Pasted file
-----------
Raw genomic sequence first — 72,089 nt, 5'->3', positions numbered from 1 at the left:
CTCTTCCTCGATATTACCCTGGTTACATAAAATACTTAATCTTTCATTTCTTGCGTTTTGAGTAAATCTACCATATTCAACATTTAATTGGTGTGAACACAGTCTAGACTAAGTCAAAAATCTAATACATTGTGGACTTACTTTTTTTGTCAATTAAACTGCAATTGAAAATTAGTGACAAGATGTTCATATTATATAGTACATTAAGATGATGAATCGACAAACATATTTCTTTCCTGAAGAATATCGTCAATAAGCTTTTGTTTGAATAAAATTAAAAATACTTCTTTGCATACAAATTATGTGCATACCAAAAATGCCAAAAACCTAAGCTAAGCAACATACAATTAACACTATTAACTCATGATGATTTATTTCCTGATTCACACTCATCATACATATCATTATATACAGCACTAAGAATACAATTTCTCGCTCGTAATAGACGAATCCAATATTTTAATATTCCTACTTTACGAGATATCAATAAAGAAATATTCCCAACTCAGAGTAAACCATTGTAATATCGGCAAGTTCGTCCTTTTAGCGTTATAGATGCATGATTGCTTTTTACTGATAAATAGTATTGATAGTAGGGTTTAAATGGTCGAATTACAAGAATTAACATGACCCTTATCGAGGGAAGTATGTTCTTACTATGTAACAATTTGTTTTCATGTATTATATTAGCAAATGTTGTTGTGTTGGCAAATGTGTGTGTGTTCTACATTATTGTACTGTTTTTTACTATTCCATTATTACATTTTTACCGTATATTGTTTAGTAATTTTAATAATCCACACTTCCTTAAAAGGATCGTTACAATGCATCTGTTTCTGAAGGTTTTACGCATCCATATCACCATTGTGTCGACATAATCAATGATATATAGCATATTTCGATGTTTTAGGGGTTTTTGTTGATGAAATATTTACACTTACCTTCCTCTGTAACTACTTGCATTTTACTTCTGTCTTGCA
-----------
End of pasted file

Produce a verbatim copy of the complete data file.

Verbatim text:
Raw genomic sequence first — 72,089 nt, 5'->3', positions numbered from 1 at the left:
CTCTTCCTCGATATTACCCTGGTTACATAAAATACTTAATCTTTCATTTCTTGCGTTTTGAGTAAATCTACCATATTCAACATTTAATTGGTGTGAACACAGTCTAGACTAAGTCAAAAATCTAATACATTGTGGACTTACTTTTTTTGTCAATTAAACTGCAATTGAAAATTAGTGACAAGATGTTCATATTATATAGTACATTAAGATGATGAATCGACAAACATATTTCTTTCCTGAAGAATATCGTCAATAAGCTTTTGTTTGAATAAAATTAAAAATACTTCTTTGCATACAAATTATGTGCATACCAAAAATGCCAAAAACCTAAGCTAAGCAACATACAATTAACACTATTAACTCATGATGATTTATTTCCTGATTCACACTCATCATACATATCATTATATACAGCACTAAGAATACAATTTCTCGCTCGTAATAGACGAATCCAATATTTTAATATTCCTACTTTACGAGATATCAATAAAGAAATATTCCCAACTCAGAGTAAACCATTGTAATATCGGCAAGTTCGTCCTTTTAGCGTTATAGATGCATGATTGCTTTTTACTGATAAATAGTATTGATAGTAGGGTTTAAATGGTCGAATTACAAGAATTAACATGACCCTTATCGAGGGAAGTATGTTCTTACTATGTAACAATTTGTTTTCATGTATTATATTAGCAAATGTTGTTGTGTTGGCAAATGTGTGTGTGTTCTACATTATTGTACTGTTTTTTACTATTCCATTATTACATTTTTACCGTATATTGTTTAGTAATTTTAATAATCCACACTTCCTTAAAAGGATCGTTACAATGCATCTGTTTCTGAAGGTTTTACGCATCCATATCACCATTGTGTCGACATAATCAATGATATATAGCATATTTCGATGTTTTAGGGGTTTTTGTTGATGAAATATTTACACTTACCTTCCTCTGTAACTACTTGCATTTTACTTCTGTCTTGCA